As a guiding thread for the course I use an old saying, "one man's terrorist is another man's freedom fighter." The quote has been around for many years. Some say it can be traced back to a 1975 novel about the I.R.A. called Harry's Game. 1 But it seems to have been common usage by the late 1950's. In an April 1957 letter to the Time Magazine editor a reader complained about the dueling coverage of violence in Hungary and Cyprus: "Would a dastardly 'terrorist' become a heroic 'freedom fighter' if he happened to be a Hungarian instead of a Cypriot?" 2 Many students scoff at this saying. But the course is designed to explore competing definitions of the term and how they uncomfortably overlap with freedom fighters, guerillas and insurgents.

People are often surprised to find out that terrorism has been taught at colleges and universities for decades. However, because of the events of September 11, 2001 (9/11) schools across America now regularly teach the subject as part of the curriculum of political science, sociology, and graduate and certificate programs in new fields like Homeland Security. However, as much as terrorism has been analyzed and dissected there is a lag in research on how to teach the subject. In order to remedy that situation several universities in conjunction with the Department of Homeland Security have put together a one week Summer Workshop on Teaching about Terrorism. Based on his experiences with the workshop, Gregory Miller lists some of the common concerns that educators of terrorism face in an article entitled, "Teaching about Terrorism" in PS: Political Science. 3 Miller's work is an important building block to a wider discussion of the pedagogy of terrorism.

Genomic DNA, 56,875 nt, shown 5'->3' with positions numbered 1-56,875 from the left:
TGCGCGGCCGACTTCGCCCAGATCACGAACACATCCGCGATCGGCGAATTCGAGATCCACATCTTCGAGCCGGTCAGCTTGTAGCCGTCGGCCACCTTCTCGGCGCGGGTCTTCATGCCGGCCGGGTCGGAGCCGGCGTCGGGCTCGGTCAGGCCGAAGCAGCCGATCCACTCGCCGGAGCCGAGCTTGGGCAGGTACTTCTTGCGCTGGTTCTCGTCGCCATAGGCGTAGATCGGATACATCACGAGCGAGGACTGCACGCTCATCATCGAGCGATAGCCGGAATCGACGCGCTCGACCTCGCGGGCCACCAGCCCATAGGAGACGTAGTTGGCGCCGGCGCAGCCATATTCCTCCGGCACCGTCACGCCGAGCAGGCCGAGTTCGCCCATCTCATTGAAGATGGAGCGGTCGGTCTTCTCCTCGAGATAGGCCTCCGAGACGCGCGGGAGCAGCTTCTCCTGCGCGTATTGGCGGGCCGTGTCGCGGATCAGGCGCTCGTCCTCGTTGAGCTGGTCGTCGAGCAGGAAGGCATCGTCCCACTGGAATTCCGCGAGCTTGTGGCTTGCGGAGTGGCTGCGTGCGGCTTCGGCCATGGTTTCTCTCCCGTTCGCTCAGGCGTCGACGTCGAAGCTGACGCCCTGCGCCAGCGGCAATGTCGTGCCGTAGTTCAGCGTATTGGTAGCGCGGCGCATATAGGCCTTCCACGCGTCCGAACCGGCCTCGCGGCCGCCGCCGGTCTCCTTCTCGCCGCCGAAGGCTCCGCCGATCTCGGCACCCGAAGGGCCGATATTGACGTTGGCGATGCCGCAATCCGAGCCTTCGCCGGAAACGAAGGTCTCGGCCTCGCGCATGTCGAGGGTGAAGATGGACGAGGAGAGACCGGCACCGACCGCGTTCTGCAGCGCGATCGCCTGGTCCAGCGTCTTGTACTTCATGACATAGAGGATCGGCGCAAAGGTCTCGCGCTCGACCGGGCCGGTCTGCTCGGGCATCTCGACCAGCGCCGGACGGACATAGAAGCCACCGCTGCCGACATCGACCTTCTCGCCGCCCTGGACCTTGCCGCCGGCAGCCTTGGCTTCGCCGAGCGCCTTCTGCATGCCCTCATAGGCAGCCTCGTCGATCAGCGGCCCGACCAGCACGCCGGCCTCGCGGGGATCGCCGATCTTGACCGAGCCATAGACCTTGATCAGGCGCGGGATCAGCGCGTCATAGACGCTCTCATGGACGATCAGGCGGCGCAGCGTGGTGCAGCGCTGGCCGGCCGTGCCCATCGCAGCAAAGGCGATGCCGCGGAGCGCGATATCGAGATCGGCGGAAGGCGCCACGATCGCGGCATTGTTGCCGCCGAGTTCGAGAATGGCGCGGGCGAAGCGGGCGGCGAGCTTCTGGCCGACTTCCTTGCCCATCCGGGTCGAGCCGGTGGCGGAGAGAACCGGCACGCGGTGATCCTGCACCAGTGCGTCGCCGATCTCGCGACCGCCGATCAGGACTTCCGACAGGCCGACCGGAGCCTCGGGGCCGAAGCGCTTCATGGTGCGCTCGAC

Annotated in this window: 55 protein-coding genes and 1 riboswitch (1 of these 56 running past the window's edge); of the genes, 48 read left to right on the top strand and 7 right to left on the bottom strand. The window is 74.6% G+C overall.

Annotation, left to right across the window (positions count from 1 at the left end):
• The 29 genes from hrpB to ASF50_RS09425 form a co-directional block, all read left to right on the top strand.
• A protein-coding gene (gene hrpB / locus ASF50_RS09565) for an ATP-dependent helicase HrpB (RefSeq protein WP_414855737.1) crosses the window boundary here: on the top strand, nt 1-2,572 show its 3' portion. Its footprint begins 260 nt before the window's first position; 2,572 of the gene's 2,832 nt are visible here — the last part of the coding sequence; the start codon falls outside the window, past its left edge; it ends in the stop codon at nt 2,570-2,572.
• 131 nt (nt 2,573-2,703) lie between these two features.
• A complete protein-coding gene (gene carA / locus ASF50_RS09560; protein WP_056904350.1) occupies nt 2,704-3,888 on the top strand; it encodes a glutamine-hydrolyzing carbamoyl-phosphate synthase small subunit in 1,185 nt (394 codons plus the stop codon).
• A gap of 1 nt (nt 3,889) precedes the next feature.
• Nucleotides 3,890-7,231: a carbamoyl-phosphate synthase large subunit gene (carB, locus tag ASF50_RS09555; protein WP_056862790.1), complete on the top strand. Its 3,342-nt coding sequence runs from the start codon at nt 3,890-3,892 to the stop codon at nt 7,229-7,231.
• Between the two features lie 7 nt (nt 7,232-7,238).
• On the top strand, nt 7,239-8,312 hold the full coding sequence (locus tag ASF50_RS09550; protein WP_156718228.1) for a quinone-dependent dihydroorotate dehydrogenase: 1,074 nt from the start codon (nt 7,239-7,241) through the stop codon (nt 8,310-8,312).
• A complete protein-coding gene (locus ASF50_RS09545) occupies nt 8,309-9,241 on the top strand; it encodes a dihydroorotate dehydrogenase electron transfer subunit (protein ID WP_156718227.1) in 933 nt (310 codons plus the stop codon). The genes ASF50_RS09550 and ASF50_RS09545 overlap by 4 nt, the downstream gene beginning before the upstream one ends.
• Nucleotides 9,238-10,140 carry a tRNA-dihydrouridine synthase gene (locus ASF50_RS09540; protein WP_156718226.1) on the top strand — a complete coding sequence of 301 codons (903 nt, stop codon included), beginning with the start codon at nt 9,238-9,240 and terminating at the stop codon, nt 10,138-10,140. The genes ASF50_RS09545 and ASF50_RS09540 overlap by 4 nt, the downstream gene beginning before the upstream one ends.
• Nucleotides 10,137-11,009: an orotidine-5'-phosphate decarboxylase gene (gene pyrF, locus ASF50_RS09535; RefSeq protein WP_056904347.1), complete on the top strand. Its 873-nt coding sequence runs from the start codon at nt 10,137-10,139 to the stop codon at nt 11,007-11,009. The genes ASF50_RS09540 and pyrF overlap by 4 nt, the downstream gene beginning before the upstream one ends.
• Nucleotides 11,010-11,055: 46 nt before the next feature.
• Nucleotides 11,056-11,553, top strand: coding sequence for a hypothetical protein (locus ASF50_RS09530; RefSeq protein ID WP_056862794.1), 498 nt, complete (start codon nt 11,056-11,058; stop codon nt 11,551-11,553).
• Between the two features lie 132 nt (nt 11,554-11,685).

This paper's contribution to the field is an examination of using film to teach terrorism and its unintended consequences. Three films are examined here: Battle of Algiers (1966, dir. Pontecorvo) which looks at the Algerian National Liberation Front (F.L.N.) and its quest to win their independence from France. A film that places terrorism in a historical context of decolonization and nationalism, while highlighting the timelessness of terrorist tactics. Secondly, I screen Paradise Now (2005, dir. Abu-Assad) about the decision of two men in a nameless Palestinian terrorist organization planning a suicide attack on Israel. This film continues the discussion of nationalism, while examining suicide terrorism and the role of religion. Finally, we watch In the Name of the Father (1993, dir. Sheridan), which shows the British wrongly imprisoning people trying to end the Irish Republican Army's (I.R.A.) bombing campaign in the 1970's. This film is screened to show the ramifications of fighting terrorism in a democratic society. None of the films chosen are about the United States, Iraq, Afghanistan or al Qaeda and two are not even in English. This was done intentionally to move students beyond an American centric understanding of the subject and see universal patterns in the use of terror to solve political problems.

These films were screened in their entirety for my "Politics of Terrorism" course at Penn State University, the Behrend College; Penn State's World Campus online; and the University of Pittsburgh at Johnstown. The students for the "in resident" class were made up of traditional students from Western Pennsylvania. However, the online course brought in nontraditional students from all over the world including many who are still active participants in the military. For example, I have had students watching these films from their military bases in Iraq and Afghanistan. I even had a couple of students who worked in the counterterrorism unit at the F.B.I. After the films were watched students discussed the film in the classroom or through online discussion boards.

To explore the connections of using film in the classroom this paper will first examine competing definitions of terrorism. Secondly, we will take a cursory look at the nascent literature of terrorism on film and the pedagogy of using film in the classroom These brief introductions serve as a spring board to the examination of the three films. The thread that connects all three terrorist groups is not religion but nationalism. While we abhor the violence, these films force us to confront troubling questions about its use and more importantly who has the legitimacy to wield it.

Suggested Citation:

Cook, Christopher, One Man's Freedom Fighter on Film is Another Man's Terrorist During the Classroom Discussion: The Advantages and Unintended Consequences of Using Film to Teach Terrorism (January 25, 2013). 2013 APSA Teaching and Learning Conference Paper. Available at SSRN: or